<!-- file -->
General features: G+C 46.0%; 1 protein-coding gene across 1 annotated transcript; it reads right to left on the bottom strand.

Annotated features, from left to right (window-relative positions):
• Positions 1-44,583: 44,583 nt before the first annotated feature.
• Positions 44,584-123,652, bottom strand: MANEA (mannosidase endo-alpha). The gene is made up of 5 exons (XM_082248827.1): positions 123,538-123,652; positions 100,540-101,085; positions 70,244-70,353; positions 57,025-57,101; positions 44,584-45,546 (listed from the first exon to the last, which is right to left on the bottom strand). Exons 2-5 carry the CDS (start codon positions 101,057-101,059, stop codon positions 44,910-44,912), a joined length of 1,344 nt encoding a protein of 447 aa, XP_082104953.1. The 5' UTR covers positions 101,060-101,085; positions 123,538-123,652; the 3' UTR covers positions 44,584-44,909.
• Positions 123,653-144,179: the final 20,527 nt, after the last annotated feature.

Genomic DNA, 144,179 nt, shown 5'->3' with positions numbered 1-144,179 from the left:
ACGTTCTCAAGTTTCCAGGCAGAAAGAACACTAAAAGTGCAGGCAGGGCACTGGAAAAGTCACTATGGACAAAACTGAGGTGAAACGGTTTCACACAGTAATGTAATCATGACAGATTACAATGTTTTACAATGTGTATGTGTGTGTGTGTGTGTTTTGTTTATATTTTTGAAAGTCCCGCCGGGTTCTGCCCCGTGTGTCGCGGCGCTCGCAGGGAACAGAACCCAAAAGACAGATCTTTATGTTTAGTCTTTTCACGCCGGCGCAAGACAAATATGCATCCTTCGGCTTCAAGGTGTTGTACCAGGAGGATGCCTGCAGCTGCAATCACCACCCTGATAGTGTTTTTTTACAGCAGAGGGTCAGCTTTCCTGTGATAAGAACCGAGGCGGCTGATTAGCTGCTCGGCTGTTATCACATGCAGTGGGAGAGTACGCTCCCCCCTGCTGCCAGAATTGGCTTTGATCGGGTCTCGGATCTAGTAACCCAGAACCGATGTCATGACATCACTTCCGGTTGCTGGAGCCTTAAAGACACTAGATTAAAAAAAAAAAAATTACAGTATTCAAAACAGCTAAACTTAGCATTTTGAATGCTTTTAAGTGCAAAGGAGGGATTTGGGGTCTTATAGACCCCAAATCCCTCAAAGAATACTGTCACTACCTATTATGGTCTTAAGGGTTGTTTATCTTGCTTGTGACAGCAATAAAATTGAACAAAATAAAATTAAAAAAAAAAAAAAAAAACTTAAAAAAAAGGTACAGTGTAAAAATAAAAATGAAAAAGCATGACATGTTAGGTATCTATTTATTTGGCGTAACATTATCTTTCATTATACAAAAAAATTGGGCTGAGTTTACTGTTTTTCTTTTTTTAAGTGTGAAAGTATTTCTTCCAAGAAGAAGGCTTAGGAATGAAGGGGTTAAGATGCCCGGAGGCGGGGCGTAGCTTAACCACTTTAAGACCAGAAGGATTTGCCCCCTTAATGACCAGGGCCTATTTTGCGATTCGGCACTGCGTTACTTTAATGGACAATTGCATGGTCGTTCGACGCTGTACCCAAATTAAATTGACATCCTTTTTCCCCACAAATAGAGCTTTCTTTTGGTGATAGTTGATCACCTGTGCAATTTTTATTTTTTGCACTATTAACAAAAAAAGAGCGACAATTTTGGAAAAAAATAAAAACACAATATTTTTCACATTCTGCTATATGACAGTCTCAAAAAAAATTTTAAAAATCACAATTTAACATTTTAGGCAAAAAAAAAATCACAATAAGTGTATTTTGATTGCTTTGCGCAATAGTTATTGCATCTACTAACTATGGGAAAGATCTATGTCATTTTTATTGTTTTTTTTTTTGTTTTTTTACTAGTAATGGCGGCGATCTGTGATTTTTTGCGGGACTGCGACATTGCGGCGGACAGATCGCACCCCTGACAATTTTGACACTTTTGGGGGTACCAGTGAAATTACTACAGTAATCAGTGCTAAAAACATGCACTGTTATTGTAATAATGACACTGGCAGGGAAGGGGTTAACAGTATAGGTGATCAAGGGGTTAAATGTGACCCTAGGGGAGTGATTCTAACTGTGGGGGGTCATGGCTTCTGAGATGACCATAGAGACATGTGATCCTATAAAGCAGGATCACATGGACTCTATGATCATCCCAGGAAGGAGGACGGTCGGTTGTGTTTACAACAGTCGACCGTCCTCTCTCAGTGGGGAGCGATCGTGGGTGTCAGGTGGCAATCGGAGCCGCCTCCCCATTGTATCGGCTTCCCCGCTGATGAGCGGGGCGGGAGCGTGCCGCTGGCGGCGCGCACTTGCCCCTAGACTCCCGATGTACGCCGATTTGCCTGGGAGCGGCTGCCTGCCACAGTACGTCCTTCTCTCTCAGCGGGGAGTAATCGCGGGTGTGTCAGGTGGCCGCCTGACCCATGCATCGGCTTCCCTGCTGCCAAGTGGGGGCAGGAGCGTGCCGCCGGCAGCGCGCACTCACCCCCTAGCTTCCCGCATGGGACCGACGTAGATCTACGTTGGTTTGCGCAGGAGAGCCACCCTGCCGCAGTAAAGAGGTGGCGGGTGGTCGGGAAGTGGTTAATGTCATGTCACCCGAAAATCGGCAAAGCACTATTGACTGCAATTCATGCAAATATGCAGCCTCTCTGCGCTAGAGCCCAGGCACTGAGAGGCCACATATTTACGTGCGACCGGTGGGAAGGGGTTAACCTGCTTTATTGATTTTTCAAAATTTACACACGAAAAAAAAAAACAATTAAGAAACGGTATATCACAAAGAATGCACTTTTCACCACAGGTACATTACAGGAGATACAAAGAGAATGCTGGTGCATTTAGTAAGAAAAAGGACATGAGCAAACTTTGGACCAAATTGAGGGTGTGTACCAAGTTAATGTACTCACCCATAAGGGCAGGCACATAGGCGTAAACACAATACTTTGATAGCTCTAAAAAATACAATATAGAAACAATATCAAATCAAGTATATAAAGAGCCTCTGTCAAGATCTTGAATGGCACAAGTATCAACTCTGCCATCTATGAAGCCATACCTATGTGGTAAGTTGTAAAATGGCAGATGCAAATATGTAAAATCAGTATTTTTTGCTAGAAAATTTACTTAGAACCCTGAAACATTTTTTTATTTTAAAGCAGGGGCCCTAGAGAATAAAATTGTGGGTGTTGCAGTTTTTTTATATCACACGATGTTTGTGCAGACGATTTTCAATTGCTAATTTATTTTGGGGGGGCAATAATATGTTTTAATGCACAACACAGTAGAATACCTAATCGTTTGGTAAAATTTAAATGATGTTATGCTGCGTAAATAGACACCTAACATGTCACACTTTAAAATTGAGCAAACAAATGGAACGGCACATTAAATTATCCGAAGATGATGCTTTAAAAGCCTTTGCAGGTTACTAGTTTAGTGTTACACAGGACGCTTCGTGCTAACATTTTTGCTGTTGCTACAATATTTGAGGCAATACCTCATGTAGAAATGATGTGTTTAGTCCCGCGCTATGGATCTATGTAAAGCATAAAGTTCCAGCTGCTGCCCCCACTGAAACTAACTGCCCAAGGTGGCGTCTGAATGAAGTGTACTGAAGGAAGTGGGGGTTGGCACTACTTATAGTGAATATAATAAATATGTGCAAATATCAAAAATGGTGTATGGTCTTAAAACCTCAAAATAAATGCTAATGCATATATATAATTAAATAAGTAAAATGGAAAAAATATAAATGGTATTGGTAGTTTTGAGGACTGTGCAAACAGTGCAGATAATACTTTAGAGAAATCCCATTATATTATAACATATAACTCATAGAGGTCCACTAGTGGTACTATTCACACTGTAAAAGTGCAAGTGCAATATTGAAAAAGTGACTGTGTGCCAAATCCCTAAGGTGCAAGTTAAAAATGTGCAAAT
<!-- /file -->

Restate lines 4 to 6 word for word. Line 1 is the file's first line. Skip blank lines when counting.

• Positions 44,584-123,652, bottom strand: MANEA (mannosidase endo-alpha). The gene is made up of 5 exons (XM_082248827.1): positions 123,538-123,652; positions 100,540-101,085; positions 70,244-70,353; positions 57,025-57,101; positions 44,584-45,546 (listed from the first exon to the last, which is right to left on the bottom strand). Exons 2-5 carry the CDS (start codon positions 101,057-101,059, stop codon positions 44,910-44,912), a joined length of 1,344 nt encoding a protein of 447 aa, XP_082104953.1. The 5' UTR covers positions 101,060-101,085; positions 123,538-123,652; the 3' UTR covers positions 44,584-44,909.
• Positions 123,653-144,179: the final 20,527 nt, after the last annotated feature.

Genomic DNA, 144,179 nt, shown 5'->3' with positions numbered 1-144,179 from the left: